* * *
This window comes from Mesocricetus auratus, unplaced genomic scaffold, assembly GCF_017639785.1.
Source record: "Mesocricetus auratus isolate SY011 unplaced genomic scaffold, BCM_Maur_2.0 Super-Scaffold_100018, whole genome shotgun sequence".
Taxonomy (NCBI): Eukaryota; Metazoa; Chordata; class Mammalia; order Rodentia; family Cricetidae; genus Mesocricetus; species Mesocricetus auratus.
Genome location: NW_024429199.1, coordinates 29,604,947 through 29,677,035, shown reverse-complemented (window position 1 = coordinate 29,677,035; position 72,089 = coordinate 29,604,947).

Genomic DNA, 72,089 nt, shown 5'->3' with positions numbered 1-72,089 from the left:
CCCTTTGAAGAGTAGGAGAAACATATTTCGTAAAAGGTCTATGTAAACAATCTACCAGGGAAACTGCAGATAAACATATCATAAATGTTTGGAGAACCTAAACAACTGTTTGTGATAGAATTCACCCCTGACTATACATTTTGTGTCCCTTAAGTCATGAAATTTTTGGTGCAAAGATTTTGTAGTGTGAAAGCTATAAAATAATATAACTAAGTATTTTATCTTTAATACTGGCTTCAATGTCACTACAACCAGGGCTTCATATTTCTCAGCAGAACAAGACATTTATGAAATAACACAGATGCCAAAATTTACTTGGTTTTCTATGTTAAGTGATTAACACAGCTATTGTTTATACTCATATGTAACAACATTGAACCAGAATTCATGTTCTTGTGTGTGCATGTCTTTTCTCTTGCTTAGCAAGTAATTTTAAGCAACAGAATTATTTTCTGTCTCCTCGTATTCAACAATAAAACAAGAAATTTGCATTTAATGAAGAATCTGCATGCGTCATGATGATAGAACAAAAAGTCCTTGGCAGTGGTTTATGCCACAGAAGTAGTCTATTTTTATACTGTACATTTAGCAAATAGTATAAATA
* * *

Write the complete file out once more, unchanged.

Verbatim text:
This window comes from Mesocricetus auratus, unplaced genomic scaffold, assembly GCF_017639785.1.
Source record: "Mesocricetus auratus isolate SY011 unplaced genomic scaffold, BCM_Maur_2.0 Super-Scaffold_100018, whole genome shotgun sequence".
Taxonomy (NCBI): Eukaryota; Metazoa; Chordata; class Mammalia; order Rodentia; family Cricetidae; genus Mesocricetus; species Mesocricetus auratus.
Genome location: NW_024429199.1, coordinates 29,604,947 through 29,677,035, shown reverse-complemented (window position 1 = coordinate 29,677,035; position 72,089 = coordinate 29,604,947).

Genomic DNA, 72,089 nt, shown 5'->3' with positions numbered 1-72,089 from the left:
CCCTTTGAAGAGTAGGAGAAACATATTTCGTAAAAGGTCTATGTAAACAATCTACCAGGGAAACTGCAGATAAACATATCATAAATGTTTGGAGAACCTAAACAACTGTTTGTGATAGAATTCACCCCTGACTATACATTTTGTGTCCCTTAAGTCATGAAATTTTTGGTGCAAAGATTTTGTAGTGTGAAAGCTATAAAATAATATAACTAAGTATTTTATCTTTAATACTGGCTTCAATGTCACTACAACCAGGGCTTCATATTTCTCAGCAGAACAAGACATTTATGAAATAACACAGATGCCAAAATTTACTTGGTTTTCTATGTTAAGTGATTAACACAGCTATTGTTTATACTCATATGTAACAACATTGAACCAGAATTCATGTTCTTGTGTGTGCATGTCTTTTCTCTTGCTTAGCAAGTAATTTTAAGCAACAGAATTATTTTCTGTCTCCTCGTATTCAACAATAAAACAAGAAATTTGCATTTAATGAAGAATCTGCATGCGTCATGATGATAGAACAAAAAGTCCTTGGCAGTGGTTTATGCCACAGAAGTAGTCTATTTTTATACTGTACATTTAGCAAATAGTATAAATA